Healthcare advocate, parent of teen with chronic illness speaks at NIH Health IT Day
Lisa Danielpour, a healthcare advocate and mother of a teen with Crohn's Disease, was the guest speaker at the 2018 NIH Health Information Technology Day at the NIH Clinical Center. She spoke about the Clinical Center's patient portal and how healthcare recordkeeping technology has positively impacted her son's healthcare and the research about his illness.
Danielpour told the audience, in October, about her son Josh's journey. In 2014, he was a straight-A student, avid learner and competitive, athletic 13-year-old. But that year, "everything changed".
In August 2014, Josh was diagnosed with Crohn's Disease, an inflammatory bowel disease. Over the next year, he would undergo six colonoscopies and endoscopies. Josh did not respond to treatment and became sicker and sicker.
"He was in the hospital more than he was out," Danielpour said.
By February 2015, curled up in a ball with abdominal pain and fighting constant bouts of diarrhea, Josh told his parents he needed to go to the hospital. By this point, the inflammation from the disease had spread to his entire digestive tract. The specialists at their home hospital in Cleveland, University Hospitals Rainbow Babies & Children's Hospital, consulted with other gastroenterology experts around the country, but no one had seen a case like his, Danielpour said.
"To watch your child suffer [and] to know there is only so much medical science can do to help is beyond painful. We tried to think of anything we could do to help him and learn everything we could."
Josh was transferred by medical flight from his hospital in Cleveland to Children's Hospital of Philadelphia (CHOP). CHOP then consulted with NIH for help. The Danielpours were familiar with NIH – Josh's father, David, was a senior staff scientist at the NIH National Cancer Institute before moving to Cleveland in 1998.
The personal health record empowers the patient with access to information and enhances the patient's safety, communication and experience. For those with chronic illness or medical complexities, it helps you learn what to track and monitor and be able to do it for yourself." — Lisa Danielpour
Dr. Ivan Fuss, a National Institute of Allergy and Infectious Diseases staff clinician working in the NIH Clinical Center, recommended a new medication for Josh, and he slowly started to respond.
After a combined eight months at CHOP and Rainbow Hospital, Josh finally got to go home. In January 2016, Josh started to come in person to the NIH Clinical Center for treatment and saw Fuss as well as Research Nurse Kim Montgomery-Recht.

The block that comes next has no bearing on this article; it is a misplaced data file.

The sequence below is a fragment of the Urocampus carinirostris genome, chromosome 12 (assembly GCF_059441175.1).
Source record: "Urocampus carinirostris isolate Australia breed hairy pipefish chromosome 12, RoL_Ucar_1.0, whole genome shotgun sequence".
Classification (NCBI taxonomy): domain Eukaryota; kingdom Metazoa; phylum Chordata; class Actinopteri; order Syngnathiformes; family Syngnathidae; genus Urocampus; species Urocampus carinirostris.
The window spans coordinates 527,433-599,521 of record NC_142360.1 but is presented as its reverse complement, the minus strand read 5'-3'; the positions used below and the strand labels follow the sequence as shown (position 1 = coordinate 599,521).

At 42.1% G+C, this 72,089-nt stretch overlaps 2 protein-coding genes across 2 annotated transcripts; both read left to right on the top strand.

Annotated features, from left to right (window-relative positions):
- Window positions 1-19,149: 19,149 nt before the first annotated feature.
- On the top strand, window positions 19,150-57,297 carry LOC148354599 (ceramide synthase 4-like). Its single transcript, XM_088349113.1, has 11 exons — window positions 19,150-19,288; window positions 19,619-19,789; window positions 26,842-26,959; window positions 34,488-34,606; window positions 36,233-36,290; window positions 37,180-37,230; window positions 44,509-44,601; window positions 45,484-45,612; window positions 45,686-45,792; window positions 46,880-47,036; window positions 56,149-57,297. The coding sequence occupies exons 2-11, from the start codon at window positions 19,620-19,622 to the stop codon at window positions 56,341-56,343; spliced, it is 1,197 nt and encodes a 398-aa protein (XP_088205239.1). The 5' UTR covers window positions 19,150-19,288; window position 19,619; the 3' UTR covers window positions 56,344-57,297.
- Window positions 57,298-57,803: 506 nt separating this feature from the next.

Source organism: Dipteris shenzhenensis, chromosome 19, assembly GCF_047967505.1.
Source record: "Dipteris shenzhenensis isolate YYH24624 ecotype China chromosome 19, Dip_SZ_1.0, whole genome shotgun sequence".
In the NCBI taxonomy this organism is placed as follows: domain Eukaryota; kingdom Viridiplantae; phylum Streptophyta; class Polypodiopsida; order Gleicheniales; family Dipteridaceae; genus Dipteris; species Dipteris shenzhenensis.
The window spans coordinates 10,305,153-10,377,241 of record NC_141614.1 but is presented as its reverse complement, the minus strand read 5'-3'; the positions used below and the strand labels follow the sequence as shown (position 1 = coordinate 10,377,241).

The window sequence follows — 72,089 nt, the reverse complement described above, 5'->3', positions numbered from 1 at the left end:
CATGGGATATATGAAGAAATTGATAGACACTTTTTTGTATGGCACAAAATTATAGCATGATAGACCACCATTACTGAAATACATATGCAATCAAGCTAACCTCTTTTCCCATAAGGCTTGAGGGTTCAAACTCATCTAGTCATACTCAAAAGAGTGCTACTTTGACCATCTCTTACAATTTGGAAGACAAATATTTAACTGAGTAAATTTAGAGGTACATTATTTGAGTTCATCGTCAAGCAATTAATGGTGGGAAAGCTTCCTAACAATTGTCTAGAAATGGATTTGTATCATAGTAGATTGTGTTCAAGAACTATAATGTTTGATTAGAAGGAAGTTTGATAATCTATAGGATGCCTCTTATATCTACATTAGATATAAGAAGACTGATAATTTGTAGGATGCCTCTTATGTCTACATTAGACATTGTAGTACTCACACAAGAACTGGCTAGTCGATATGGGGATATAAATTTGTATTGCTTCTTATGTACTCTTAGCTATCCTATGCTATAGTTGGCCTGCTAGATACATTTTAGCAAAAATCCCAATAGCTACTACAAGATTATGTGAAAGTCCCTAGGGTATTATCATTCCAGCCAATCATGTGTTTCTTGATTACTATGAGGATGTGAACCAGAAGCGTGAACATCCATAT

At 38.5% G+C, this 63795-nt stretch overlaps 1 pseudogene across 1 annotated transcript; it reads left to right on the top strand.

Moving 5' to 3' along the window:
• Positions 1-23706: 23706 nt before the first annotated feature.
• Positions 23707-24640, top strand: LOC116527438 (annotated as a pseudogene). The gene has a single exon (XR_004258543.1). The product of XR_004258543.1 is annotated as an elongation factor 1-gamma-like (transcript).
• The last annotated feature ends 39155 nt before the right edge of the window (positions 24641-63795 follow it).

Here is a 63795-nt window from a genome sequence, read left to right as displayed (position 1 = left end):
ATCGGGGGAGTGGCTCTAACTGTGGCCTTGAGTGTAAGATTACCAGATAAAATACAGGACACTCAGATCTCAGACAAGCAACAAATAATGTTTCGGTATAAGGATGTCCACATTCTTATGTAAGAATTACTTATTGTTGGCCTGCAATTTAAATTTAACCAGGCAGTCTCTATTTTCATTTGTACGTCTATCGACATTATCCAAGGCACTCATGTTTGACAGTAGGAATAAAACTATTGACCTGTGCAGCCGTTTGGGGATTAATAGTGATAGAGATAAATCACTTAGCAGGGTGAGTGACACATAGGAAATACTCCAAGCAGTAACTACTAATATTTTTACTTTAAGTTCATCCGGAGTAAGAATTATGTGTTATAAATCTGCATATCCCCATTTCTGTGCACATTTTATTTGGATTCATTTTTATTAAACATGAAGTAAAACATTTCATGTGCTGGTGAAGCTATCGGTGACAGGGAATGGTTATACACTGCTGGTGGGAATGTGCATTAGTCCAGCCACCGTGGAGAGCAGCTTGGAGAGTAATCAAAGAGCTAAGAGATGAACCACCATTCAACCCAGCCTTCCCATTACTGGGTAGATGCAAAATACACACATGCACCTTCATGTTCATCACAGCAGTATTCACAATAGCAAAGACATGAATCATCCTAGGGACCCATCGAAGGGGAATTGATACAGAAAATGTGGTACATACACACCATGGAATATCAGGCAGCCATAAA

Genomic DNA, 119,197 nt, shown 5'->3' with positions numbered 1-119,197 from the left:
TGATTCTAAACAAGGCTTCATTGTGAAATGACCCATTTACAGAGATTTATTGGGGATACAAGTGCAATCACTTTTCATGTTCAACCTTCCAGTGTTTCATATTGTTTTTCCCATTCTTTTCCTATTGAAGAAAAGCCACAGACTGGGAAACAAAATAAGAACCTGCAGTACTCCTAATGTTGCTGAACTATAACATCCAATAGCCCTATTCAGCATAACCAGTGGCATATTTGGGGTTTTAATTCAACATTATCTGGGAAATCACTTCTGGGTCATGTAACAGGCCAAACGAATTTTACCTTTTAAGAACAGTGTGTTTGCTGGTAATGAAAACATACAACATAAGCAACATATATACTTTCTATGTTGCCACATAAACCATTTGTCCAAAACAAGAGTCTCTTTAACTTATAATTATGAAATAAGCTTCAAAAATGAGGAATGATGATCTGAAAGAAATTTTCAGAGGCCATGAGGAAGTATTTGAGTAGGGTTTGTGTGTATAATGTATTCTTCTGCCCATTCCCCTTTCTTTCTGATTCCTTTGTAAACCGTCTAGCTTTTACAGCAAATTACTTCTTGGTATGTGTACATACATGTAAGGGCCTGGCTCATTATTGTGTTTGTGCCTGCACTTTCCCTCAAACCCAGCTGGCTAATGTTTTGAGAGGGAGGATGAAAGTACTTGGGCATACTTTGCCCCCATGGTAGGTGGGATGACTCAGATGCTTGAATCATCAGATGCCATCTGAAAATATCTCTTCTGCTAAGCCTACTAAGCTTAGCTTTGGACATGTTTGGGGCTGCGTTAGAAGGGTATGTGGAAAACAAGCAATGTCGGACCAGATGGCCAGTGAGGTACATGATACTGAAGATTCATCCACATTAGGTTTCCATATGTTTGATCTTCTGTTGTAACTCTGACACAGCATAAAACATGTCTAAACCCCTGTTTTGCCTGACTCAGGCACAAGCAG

"We really appreciate all the care that he got," Danielpour said.
Unfortunately, this was not the end of his medical issues. A liver biopsy showed he was in the early stages of primary sclerosing cholangitis, a long-term progressive liver disease associated with Crohn's Disease. When Josh developed a limp in 2016, NIH specialists diagnosed avascular necrosis, the death of bone tissue due to a lack of blood supply, in his right hip, most likely a side effect of steroids. Josh quickly had to have surgery elsewhere to mitigate the impact on his femur bone.
Throughout this experience, Danielpour has learned the importance and power of an online medical record.
"The personal health record empowers the patient with access to information and enhances the patient's safety, communication and experience," she said. "For those with chronic illness or medical complexities, it helps you learn what to track and monitor and be able to do it for yourself."
"For those who are healthy, the personal health record helps to track preventative care. It's important for self-care and self-advocacy, but most of all it's a wonderful and powerful physician and nursing tool to motivate and engage patients and families in their own healthcare," she said. "The more that patients and families are looking at their own information and understanding it, not only are they playing a more active role as we want in patient-centric care, but also, it can save time for the medical professionals because you can focus more on the big picture … and patients can better think about the questions they have ahead of time before seeing their doctors."
This is particularly powerful at the NIH Clinical Center where many patients and families are coming from locations across the country and around the world. Having easy access to medical records helps patients and families keep track of their own health care and ensure that doctors at home hospitals and NIH are up to date on their care and treatment.
"Josh, I am happy to report, is stable now and what a beautiful word stable is," Danielpour said. "He is doing great in school and getting back to as normal a life as possible."
Josh, who missed most of eighth and ninth grade, is now a 17-year-old high school senior who plans to attend Case Western Reserve University and major in biomedical engineering. He is learning self-care and self-advocacy, more about his diseases and how to continue to take care of himself, she said.
Danielpour thanked the doctors, research nurses and countless staff at the NIH Clinical Center who contributed to Josh's care. "We're really grateful for the wonderful culture of care and research at NIH. You make all the difference for the patients and families that you see."